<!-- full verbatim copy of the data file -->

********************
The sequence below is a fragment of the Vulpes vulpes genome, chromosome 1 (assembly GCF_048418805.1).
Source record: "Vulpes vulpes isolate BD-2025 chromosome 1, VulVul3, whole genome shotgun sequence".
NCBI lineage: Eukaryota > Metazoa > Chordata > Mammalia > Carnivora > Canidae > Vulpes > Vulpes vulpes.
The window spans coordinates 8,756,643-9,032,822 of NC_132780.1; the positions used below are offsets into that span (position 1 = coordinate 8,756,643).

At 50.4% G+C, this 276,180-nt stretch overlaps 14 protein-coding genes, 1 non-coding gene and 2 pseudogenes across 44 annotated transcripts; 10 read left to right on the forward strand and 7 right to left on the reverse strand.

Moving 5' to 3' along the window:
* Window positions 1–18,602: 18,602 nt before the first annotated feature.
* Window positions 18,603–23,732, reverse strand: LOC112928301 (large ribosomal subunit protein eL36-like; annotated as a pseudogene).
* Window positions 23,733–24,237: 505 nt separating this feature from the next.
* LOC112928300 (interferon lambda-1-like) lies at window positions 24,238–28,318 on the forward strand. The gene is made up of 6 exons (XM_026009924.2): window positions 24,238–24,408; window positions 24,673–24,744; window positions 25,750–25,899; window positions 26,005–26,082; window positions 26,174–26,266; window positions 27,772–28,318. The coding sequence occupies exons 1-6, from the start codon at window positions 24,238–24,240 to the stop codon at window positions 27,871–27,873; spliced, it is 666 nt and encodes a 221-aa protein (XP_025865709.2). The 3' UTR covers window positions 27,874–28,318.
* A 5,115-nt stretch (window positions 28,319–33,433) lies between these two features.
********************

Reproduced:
The sequence below is a fragment of the Vulpes vulpes genome, chromosome 1 (assembly GCF_048418805.1).
Source record: "Vulpes vulpes isolate BD-2025 chromosome 1, VulVul3, whole genome shotgun sequence".
NCBI lineage: Eukaryota > Metazoa > Chordata > Mammalia > Carnivora > Canidae > Vulpes > Vulpes vulpes.
The window spans coordinates 8,756,643-9,032,822 of NC_132780.1; the positions used below are offsets into that span (position 1 = coordinate 8,756,643).

At 50.4% G+C, this 276,180-nt stretch overlaps 14 protein-coding genes, 1 non-coding gene and 2 pseudogenes across 44 annotated transcripts; 10 read left to right on the forward strand and 7 right to left on the reverse strand.

Moving 5' to 3' along the window:
* Window positions 1–18,602: 18,602 nt before the first annotated feature.
* Window positions 18,603–23,732, reverse strand: LOC112928301 (large ribosomal subunit protein eL36-like; annotated as a pseudogene).
* Window positions 23,733–24,237: 505 nt separating this feature from the next.
* LOC112928300 (interferon lambda-1-like) lies at window positions 24,238–28,318 on the forward strand. The gene is made up of 6 exons (XM_026009924.2): window positions 24,238–24,408; window positions 24,673–24,744; window positions 25,750–25,899; window positions 26,005–26,082; window positions 26,174–26,266; window positions 27,772–28,318. The coding sequence occupies exons 1-6, from the start codon at window positions 24,238–24,240 to the stop codon at window positions 27,871–27,873; spliced, it is 666 nt and encodes a 221-aa protein (XP_025865709.2). The 3' UTR covers window positions 27,874–28,318.
* A 5,115-nt stretch (window positions 28,319–33,433) lies between these two features.